Research shows that people with intellectual disability (ID) face public stigma. However, a recently published narrative review suggests that this phenomenon has not been explored in a Latin American country. This study fills the gap in our understanding of public stigma towards people with intellectual disability in Chile. 395 adults from the general population (18 to 78 years) participated in the survey. Using the Intellectual Disability Literacy Scale, adapted for Chile, we explored the participants' literacy about ID, their causal beliefs, and desire of social distance. Only 1.3% of the sample identified intellectual disability in the instrument's vignette. The most common causal attribution for the condition was environmental, followed by biomedical factors. Participants showed a high desire of social distance, with higher scores associated with more educated participants. Our findings show that low literacy about intellectual disability and a high desire for social distance are significant factors contributing to public stigma in Chile. These are tangible targets for change that can lead to increased social inclusion and participation of people with intellectual disability in Chile. Any such approaches are likely to be transferable to other Latin American countries and could help reduce public stigma for this population.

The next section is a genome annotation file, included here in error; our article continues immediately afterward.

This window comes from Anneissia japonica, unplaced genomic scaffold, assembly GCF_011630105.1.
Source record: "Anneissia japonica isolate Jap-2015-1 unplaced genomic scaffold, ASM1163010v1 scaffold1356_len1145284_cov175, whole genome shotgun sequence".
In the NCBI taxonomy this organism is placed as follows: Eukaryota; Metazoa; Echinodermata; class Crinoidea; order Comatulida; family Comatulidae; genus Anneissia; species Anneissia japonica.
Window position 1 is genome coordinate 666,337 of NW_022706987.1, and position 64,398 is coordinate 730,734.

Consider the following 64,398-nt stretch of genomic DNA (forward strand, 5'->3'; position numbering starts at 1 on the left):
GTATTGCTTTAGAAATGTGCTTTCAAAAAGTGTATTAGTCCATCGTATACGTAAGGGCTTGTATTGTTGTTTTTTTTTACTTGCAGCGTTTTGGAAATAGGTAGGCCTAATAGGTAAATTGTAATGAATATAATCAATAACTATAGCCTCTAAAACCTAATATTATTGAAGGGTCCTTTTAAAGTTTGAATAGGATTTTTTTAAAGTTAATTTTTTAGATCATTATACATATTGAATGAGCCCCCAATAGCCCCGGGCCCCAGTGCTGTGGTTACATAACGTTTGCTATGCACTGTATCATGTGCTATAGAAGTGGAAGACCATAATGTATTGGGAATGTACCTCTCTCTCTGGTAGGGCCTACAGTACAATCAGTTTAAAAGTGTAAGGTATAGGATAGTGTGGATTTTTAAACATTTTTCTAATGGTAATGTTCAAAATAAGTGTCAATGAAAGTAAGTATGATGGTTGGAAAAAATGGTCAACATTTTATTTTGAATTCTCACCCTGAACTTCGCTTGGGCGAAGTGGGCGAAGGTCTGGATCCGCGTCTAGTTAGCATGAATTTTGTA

|Número de páginas||11|
|Publicación||Journal of Policy and Practice in Intellectual Disabilities|
|Fecha en línea anticipada||31 mar. 2022|
|Estado||Publicación electrónica previa a su impresión - 31 mar. 2022|
Nota bibliográficaPublisher Copyright:
© 2022 International Association for the Scientific Study of Intellectual and Developmental Disabilities and Wiley Periodicals LLC.
- intellectual disability, disorder
- public policy
- disorders of intellectual development
- intellectual development disorder